I often find myself applying the Principle of Sunk Cost to many financial problems I encounter.
The Principle, sometimes paraphrased as “don’t chase good money after bad”, holds that certain financial costs cannot be recovered once they are incurred and therefore should not affect future actions or decisions.
A common example (Wikipedia
) is that of purchasing a movie ticket and realizing shortly into the movie that it is quite unwatchable. If you think “well I am not going to walk out of the move (without getting a refund anyway) since I’ve spend I don’t want to lose the money I’ve spend” you would be ignoring this principle. The correct decision would be “I’ve purchased a ticket and that cannot be recovered. Would I sit through this movie if it was free”. The answer may still be no, in which case you should walk out. There are certainly many movies on TV that I chose not to watch, that, thought free, I find a waste of my time.
What does this have to do with housing? Everything, at least when it comes to buying or selling real estate. Let’s assume I’ve purchased a house for 500K which I now have listed for sale. The market has dropped by 50% (which coincidentally it just has, at least where I am writing this from) so your house is now worth 250K, and those are the offers you receive. You could say to yourself “I am not selling and taking a loss of 250K (ouch)”. But applying the Principle of Sunk Cost, you would ask yourself “If I didn’t own this house, and had 250K in the bank, would I purchase it for 250K?”. If the answer is yes, don’t sell. But if you would not even buy it at 250K, you should sell since by not selling you have essentially purchased the house for 250K.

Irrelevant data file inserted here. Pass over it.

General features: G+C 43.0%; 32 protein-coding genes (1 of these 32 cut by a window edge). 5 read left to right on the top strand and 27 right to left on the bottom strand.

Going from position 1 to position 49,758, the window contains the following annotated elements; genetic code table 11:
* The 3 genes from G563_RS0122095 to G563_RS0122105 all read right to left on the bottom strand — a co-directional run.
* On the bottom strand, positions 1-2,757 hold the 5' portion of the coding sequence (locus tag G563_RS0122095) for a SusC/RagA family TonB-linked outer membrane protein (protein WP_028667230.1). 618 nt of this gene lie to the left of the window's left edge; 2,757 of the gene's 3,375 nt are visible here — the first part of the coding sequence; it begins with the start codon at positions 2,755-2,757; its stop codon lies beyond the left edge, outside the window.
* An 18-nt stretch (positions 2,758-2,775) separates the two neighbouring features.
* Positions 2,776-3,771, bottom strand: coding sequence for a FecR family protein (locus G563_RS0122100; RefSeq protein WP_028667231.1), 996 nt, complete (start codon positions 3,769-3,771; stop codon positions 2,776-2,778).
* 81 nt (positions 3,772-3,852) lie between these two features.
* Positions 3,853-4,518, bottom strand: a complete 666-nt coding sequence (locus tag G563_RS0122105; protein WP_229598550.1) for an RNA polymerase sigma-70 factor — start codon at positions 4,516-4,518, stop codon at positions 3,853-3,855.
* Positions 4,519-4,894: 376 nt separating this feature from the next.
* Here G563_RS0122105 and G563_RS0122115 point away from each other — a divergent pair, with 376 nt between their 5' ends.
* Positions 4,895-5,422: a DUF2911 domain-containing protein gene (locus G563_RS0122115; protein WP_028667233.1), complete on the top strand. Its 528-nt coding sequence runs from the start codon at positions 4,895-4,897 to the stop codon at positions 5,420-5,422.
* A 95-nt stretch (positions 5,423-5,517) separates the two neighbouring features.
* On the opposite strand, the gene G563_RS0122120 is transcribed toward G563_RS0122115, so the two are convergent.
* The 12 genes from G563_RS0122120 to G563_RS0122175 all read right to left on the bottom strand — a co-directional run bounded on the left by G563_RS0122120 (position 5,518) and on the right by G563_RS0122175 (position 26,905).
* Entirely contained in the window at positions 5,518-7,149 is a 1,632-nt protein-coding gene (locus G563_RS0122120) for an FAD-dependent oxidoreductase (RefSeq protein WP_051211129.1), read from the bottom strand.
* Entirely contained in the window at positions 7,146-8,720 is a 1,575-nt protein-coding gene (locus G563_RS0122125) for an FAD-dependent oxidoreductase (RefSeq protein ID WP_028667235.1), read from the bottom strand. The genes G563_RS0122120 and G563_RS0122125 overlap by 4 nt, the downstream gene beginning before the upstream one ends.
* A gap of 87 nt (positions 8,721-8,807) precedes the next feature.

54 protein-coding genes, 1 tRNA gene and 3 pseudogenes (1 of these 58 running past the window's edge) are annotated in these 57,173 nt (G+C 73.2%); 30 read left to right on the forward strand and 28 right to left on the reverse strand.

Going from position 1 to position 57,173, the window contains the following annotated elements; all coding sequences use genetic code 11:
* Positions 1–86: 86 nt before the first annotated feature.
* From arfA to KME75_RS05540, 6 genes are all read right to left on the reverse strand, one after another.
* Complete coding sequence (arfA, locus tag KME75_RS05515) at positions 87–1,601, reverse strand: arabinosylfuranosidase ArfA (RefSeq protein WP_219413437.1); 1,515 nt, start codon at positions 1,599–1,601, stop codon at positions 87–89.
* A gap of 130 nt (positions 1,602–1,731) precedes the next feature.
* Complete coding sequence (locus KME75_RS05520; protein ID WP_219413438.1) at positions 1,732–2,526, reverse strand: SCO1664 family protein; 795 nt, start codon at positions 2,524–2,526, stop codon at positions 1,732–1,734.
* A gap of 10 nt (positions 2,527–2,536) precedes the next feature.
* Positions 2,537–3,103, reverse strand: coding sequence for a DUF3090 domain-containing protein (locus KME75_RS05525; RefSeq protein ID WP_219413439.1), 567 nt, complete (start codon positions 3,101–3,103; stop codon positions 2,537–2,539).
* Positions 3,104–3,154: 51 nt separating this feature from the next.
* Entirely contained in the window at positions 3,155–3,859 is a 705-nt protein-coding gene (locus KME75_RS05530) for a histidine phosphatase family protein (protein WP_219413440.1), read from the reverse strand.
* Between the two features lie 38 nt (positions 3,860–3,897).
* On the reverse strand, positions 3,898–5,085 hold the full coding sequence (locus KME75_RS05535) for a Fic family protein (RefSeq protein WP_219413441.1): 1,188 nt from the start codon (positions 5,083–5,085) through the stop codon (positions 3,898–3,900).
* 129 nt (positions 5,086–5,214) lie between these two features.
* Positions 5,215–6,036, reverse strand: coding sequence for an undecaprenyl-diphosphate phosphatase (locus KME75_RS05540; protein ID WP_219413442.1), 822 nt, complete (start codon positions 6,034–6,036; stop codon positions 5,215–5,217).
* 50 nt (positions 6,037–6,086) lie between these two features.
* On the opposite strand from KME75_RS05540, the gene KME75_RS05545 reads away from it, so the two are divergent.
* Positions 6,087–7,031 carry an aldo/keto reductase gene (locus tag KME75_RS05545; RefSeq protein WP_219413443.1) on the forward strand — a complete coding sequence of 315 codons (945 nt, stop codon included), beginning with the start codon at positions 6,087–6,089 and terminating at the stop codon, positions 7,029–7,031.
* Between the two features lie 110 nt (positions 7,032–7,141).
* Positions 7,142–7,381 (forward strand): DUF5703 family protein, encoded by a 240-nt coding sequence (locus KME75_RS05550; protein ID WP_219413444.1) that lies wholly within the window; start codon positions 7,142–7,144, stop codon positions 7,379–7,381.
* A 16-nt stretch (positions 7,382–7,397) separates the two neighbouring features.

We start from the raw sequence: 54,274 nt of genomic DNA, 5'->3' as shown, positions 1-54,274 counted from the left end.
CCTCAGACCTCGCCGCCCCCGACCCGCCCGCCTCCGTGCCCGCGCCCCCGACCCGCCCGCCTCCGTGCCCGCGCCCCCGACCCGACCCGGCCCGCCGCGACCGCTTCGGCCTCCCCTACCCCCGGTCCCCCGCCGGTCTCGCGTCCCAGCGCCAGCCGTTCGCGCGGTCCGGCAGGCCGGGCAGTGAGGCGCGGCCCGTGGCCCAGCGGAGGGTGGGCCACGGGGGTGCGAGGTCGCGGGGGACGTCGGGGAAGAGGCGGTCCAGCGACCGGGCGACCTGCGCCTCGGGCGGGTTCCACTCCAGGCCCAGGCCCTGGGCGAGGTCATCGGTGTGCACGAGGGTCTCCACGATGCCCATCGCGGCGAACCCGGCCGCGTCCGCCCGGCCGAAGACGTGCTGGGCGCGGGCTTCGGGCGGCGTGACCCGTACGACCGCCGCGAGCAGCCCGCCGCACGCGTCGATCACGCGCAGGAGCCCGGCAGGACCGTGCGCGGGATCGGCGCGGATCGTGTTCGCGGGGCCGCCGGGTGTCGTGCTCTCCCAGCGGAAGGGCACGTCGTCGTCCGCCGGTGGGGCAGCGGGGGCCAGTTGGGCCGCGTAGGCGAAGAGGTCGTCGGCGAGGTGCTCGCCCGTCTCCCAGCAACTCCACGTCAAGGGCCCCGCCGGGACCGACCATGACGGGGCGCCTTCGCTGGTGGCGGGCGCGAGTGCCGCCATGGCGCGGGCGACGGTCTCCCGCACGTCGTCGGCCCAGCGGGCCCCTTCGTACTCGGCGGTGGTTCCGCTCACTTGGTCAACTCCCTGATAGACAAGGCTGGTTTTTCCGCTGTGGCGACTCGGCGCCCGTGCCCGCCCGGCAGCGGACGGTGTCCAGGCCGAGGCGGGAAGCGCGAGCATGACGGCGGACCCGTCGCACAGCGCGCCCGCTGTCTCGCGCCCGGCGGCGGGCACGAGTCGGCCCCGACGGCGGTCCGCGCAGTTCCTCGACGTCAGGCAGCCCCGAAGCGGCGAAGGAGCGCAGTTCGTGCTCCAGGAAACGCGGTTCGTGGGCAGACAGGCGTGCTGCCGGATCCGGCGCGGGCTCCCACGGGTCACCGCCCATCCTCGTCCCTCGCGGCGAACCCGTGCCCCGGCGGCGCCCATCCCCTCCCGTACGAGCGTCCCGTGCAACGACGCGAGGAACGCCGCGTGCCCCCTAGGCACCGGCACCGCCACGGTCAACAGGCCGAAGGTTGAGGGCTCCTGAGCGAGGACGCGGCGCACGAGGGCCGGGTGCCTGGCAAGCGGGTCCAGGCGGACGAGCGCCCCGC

Sometimes that analysis gets a bit trickier. Let’s take the stock market. Say I own 50K worth of stock. We can try and apply the principle and ask “If I had 50K in the bank, would I purchase another 50K worth of the same stock I have?”. If I would not purchase the stock with an additional 50K, I should logically sell the entire 50K worth I already have. But this analysis is incorrect.
The actual application of the principal to the above case holds “if I didn’t own any stock, but had 50K in cash, would I buy 50K worth of stock with that money”. If the answer is no, sell the stock. If yes, keep the stock. Perhaps you would buy 25K, in which case you should liquidate 50% of your holdings.
I hope this explains the Principle and you can apply it to your own situation.